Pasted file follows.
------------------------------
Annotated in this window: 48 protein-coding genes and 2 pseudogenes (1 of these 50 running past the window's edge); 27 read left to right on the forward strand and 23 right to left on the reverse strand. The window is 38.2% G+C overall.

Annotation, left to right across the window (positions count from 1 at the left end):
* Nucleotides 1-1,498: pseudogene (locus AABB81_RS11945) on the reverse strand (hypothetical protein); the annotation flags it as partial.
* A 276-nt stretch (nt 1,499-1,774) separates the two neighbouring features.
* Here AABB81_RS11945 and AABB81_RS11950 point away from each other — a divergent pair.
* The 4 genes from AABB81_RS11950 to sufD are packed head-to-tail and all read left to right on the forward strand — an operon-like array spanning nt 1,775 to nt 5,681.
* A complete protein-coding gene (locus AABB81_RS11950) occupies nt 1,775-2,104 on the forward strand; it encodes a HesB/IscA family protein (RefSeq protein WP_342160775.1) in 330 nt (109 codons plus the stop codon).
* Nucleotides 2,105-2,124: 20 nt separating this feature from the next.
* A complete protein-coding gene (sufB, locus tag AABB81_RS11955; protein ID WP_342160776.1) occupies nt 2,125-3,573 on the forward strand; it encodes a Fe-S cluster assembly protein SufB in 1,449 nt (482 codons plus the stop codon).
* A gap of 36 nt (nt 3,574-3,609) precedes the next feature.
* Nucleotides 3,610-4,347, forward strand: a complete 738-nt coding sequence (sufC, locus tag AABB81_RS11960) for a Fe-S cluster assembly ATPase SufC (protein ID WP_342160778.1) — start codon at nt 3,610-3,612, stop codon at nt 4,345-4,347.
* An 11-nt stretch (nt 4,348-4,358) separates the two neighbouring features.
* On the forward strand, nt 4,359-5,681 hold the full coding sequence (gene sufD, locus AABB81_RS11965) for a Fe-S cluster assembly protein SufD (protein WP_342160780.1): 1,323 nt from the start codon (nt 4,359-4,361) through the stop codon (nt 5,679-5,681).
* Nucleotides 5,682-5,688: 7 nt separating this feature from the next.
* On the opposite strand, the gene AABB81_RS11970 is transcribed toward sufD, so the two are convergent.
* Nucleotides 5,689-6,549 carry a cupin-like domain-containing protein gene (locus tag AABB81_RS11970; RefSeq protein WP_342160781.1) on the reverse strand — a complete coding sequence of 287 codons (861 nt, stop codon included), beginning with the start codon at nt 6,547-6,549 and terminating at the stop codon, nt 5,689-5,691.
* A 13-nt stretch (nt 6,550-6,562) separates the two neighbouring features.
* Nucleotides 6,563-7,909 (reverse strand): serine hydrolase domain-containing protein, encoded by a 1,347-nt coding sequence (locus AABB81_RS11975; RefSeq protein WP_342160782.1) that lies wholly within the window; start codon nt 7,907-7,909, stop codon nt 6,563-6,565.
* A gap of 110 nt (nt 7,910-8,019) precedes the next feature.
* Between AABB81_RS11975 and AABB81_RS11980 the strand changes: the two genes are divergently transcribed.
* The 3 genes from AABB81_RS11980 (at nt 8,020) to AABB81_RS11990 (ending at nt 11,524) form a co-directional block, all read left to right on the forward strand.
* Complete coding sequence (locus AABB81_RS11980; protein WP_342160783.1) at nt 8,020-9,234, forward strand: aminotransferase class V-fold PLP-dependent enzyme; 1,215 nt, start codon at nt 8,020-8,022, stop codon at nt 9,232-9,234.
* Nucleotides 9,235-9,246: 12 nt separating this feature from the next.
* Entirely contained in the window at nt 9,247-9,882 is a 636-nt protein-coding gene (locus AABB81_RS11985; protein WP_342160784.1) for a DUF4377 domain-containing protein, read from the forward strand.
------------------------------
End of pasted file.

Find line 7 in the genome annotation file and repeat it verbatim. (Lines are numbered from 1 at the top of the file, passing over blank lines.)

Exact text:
* A complete protein-coding gene (locus AABB81_RS11950) occupies nt 1,775-2,104 on the forward strand; it encodes a HesB/IscA family protein (RefSeq protein WP_342160775.1) in 330 nt (109 codons plus the stop codon).